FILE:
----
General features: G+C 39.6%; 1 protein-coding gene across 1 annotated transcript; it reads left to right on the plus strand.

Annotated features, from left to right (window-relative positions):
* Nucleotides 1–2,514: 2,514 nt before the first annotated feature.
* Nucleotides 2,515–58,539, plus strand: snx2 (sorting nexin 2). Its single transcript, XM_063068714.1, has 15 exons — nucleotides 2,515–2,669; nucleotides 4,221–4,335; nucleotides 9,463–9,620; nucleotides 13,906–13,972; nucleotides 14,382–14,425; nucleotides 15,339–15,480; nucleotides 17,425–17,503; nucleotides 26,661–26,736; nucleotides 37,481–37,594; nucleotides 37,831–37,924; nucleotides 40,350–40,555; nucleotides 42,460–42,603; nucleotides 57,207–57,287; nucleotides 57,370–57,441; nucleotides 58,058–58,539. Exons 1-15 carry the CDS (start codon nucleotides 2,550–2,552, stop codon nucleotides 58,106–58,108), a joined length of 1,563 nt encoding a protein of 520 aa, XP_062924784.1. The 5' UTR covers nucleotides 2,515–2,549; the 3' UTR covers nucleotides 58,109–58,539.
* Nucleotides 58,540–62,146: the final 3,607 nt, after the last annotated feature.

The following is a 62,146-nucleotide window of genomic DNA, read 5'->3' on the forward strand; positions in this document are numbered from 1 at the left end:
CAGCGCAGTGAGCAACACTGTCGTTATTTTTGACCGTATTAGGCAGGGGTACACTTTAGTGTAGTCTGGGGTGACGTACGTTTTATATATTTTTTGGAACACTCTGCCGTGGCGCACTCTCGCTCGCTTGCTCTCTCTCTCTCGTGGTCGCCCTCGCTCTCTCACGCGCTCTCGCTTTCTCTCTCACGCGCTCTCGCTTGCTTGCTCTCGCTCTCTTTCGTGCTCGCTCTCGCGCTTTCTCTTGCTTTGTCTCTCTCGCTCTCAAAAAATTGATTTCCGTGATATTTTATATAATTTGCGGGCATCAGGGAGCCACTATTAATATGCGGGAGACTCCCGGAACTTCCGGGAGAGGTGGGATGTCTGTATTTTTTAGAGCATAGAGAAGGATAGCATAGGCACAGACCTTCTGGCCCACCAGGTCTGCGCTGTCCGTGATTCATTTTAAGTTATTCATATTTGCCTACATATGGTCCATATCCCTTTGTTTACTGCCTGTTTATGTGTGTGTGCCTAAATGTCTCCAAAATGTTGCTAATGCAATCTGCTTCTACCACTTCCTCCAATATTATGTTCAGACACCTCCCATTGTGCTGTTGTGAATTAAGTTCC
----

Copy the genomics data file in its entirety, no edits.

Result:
General features: G+C 39.6%; 1 protein-coding gene across 1 annotated transcript; it reads left to right on the plus strand.

Annotated features, from left to right (window-relative positions):
* Nucleotides 1–2,514: 2,514 nt before the first annotated feature.
* Nucleotides 2,515–58,539, plus strand: snx2 (sorting nexin 2). Its single transcript, XM_063068714.1, has 15 exons — nucleotides 2,515–2,669; nucleotides 4,221–4,335; nucleotides 9,463–9,620; nucleotides 13,906–13,972; nucleotides 14,382–14,425; nucleotides 15,339–15,480; nucleotides 17,425–17,503; nucleotides 26,661–26,736; nucleotides 37,481–37,594; nucleotides 37,831–37,924; nucleotides 40,350–40,555; nucleotides 42,460–42,603; nucleotides 57,207–57,287; nucleotides 57,370–57,441; nucleotides 58,058–58,539. Exons 1-15 carry the CDS (start codon nucleotides 2,550–2,552, stop codon nucleotides 58,106–58,108), a joined length of 1,563 nt encoding a protein of 520 aa, XP_062924784.1. The 5' UTR covers nucleotides 2,515–2,549; the 3' UTR covers nucleotides 58,109–58,539.
* Nucleotides 58,540–62,146: the final 3,607 nt, after the last annotated feature.

The following is a 62,146-nucleotide window of genomic DNA, read 5'->3' on the forward strand; positions in this document are numbered from 1 at the left end:
CAGCGCAGTGAGCAACACTGTCGTTATTTTTGACCGTATTAGGCAGGGGTACACTTTAGTGTAGTCTGGGGTGACGTACGTTTTATATATTTTTTGGAACACTCTGCCGTGGCGCACTCTCGCTCGCTTGCTCTCTCTCTCTCGTGGTCGCCCTCGCTCTCTCACGCGCTCTCGCTTTCTCTCTCACGCGCTCTCGCTTGCTTGCTCTCGCTCTCTTTCGTGCTCGCTCTCGCGCTTTCTCTTGCTTTGTCTCTCTCGCTCTCAAAAAATTGATTTCCGTGATATTTTATATAATTTGCGGGCATCAGGGAGCCACTATTAATATGCGGGAGACTCCCGGAACTTCCGGGAGAGGTGGGATGTCTGTATTTTTTAGAGCATAGAGAAGGATAGCATAGGCACAGACCTTCTGGCCCACCAGGTCTGCGCTGTCCGTGATTCATTTTAAGTTATTCATATTTGCCTACATATGGTCCATATCCCTTTGTTTACTGCCTGTTTATGTGTGTGTGCCTAAATGTCTCCAAAATGTTGCTAATGCAATCTGCTTCTACCACTTCCTCCAATATTATGTTCAGACACCTCCCATTGTGCTGTTGTGAATTAAGTTCC